I made mine, what you have drawn (before you edited it), then added a large angle (press braked
from the same material maybe 12" x 9" ) and put it on the outside.

I continous welded the top leg (keep water out), and stitch welded
the edge along the bottom, for a drain.

Let me convert your metric numbers for second (taking off shoes and socks
to count higher...)

75mm angle would be 3" leg ? I'd go at least 6" (150 mm), but a hot rolled section
would be way too heavy, hence have it bent from the same plate as the bucket,
maybe 3/16"-1/4" (5-6mm)

How much does the tractor weigh ? how much horsepower ? 2 wheel drive or 4x4 ?
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Old 01-28-2011, 10:10 AM
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Thats an interesting loader design.
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Old 01-28-2011, 10:42 AM
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tis an interesting way of doing it, but relatively simple compared to some of the bucket tilt contraptions that were tried out in the 70s.

It's a heavy setup just to tilt a feckin bucket it has to be said.


@doug, sorry about the metric, I really annoy cutter by swapping between the two all the time I do it all the time without thinking.

To get something like 12x9 I'd have to buy a whole extra sheet so a length of 3 inch angle (which I have lots) will probably have to do.


Sorry I never actually said in the first post what the tractor is. late 70s (still trying to get an age on it) ford 4600, 3 cylinder, 60hp, 2wd, around 2 tonnes.
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Old 01-28-2011, 11:02 AM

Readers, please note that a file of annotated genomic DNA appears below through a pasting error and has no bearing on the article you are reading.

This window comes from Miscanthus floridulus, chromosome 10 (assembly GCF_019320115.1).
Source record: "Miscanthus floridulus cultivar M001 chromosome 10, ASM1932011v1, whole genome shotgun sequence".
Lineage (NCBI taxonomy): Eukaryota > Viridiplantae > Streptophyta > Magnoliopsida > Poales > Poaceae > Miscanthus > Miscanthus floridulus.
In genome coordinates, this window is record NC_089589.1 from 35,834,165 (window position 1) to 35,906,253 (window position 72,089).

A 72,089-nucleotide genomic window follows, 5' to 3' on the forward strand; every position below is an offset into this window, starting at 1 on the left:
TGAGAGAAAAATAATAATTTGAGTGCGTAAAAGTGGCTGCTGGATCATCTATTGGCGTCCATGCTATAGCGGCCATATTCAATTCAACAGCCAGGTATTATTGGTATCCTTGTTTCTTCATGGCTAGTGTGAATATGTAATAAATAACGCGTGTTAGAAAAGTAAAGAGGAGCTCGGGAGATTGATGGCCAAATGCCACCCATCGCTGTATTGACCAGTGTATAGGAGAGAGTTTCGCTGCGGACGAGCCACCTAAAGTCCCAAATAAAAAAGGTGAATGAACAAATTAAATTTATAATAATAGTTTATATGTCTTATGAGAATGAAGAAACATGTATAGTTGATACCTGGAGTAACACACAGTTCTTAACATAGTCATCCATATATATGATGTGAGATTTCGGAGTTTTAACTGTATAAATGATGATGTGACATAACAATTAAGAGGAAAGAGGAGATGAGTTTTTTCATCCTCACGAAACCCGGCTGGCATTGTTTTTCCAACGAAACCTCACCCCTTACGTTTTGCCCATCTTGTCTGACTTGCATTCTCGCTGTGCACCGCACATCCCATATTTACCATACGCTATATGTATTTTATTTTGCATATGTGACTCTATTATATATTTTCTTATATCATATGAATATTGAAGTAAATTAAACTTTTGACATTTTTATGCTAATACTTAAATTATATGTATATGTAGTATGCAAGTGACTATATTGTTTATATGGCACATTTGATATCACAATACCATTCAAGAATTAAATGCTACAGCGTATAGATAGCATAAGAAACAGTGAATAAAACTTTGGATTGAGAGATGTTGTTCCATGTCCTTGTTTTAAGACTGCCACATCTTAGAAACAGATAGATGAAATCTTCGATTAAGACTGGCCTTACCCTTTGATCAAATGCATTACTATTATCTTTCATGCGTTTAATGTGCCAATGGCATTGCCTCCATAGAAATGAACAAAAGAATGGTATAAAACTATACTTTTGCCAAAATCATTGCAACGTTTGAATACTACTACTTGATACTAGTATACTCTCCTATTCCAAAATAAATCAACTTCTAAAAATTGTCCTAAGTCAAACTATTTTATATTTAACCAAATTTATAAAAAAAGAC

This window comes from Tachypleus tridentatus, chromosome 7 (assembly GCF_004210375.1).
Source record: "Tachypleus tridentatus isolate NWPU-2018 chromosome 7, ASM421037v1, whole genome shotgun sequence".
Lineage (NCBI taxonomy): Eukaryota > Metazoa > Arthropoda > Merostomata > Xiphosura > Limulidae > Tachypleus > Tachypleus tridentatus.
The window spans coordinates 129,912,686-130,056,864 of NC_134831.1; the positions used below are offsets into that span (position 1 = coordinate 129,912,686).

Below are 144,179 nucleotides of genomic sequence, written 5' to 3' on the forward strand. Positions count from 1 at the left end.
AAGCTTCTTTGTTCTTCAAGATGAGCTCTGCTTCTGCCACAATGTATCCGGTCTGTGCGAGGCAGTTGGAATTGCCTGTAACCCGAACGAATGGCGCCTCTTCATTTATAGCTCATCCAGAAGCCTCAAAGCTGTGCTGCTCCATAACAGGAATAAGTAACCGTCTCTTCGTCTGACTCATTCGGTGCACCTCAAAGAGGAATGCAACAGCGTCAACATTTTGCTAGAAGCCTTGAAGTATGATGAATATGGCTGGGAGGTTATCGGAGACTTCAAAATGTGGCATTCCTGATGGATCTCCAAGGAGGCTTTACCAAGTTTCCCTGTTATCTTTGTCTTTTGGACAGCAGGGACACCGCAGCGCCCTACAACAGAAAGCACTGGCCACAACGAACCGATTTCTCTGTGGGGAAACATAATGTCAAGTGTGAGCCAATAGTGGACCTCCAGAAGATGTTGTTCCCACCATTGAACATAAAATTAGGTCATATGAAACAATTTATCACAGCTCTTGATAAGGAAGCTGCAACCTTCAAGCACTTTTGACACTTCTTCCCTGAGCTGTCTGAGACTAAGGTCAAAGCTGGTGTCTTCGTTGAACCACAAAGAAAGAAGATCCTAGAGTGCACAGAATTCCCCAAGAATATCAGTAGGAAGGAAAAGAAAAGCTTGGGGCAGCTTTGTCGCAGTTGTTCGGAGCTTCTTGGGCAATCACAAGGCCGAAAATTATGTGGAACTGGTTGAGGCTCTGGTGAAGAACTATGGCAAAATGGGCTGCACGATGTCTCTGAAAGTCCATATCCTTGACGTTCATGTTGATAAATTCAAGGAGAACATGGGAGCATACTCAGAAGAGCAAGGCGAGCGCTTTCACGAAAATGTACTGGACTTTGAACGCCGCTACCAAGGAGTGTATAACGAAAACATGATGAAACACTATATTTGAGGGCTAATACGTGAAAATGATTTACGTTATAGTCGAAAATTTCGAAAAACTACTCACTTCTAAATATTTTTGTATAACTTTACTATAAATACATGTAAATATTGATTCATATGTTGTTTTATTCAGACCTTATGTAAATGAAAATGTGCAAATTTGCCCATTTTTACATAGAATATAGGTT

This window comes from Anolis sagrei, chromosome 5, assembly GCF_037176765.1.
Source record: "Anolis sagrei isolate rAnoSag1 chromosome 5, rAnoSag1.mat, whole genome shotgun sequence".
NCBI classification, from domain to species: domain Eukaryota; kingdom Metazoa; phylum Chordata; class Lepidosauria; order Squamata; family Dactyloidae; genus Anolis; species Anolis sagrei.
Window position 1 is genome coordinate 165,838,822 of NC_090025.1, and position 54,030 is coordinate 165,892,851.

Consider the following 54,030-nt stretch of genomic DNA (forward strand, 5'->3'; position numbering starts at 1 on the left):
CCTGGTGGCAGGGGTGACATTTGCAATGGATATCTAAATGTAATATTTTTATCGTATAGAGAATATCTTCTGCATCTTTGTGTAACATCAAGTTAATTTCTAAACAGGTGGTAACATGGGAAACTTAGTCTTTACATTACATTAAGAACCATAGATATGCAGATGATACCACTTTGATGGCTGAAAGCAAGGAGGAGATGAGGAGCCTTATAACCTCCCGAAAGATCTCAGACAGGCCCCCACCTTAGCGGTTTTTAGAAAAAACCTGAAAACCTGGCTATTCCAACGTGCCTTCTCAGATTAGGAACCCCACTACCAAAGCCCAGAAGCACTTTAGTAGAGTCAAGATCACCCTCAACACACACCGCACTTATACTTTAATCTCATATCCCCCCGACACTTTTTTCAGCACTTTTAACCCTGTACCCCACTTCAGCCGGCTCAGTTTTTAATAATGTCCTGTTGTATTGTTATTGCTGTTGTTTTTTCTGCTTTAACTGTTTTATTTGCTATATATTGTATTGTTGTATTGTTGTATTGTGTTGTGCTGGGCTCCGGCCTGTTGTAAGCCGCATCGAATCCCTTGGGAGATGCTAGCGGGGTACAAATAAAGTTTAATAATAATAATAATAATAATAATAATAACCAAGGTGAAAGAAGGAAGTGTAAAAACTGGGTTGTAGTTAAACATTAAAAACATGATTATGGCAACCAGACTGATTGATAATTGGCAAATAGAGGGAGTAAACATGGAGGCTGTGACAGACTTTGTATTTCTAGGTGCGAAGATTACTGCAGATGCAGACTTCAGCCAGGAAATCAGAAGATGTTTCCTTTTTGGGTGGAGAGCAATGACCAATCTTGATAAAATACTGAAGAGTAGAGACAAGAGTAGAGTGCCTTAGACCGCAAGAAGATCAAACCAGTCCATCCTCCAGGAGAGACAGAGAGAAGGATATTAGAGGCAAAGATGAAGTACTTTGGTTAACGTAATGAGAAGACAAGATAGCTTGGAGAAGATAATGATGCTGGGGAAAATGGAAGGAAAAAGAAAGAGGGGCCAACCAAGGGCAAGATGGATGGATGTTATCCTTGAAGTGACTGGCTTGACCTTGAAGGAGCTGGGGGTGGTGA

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John, got the same problem. All steel in Canada is in inch. Very near impossible to buy a metric drill bit here, or anything else metric...for a metric country we did a piss poor job of forcing it down our throats. Too bad. I can get metrics out of the US. Strangely.

Do you have steel termites in Ireland...looks like they made a home in the loader arms
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Old 01-28-2011, 11:28 AM
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Ireland is very mixed.

Most stuff is actually metric, but metric equivilants of imperial.

The weirdest is plasterboard. comes in 4foot by 2.4m sheets!!! or maybe the other way round actually, 1.2m by 8foot, cant remember.


steel termites, or maybe pirahnas, something to live in the water that was trapped in the bottom of it!
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Old 01-28-2011, 11:56 AM
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That 3" leg angle iron is a bit small,poke around and see what you can cobble
up, With that size tractor, I would like to see something (triangle wise)
that would contain 4"-5" dia.

If you spend all this time making a nice bucket, then first time out, catch
a root with one corner, and fold it all up, it'll be wasted. If you add a little
too much material (not to the point of being too heavy mind you)
all your building time will not be wasted, maybe just a couple of dollars
extra, for material.

Oh and make sure you weld a couple of chain grab hooks up top,
extremely handy.
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Old 01-28-2011, 01:16 PM
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Another huge advantage with that square back corner is in grading and smoothing, when you go to backdrag, it will cut off the high spots, whereas an angled or rolled corner will ride over most of them. Pretty much all the loader backhoes are square cornered on the backside for this reason now.

Also, plan on a strip down each side, along the leading edge, to act as both a cutting edge, and wear item. It also helps strengthen and reinforce the sides.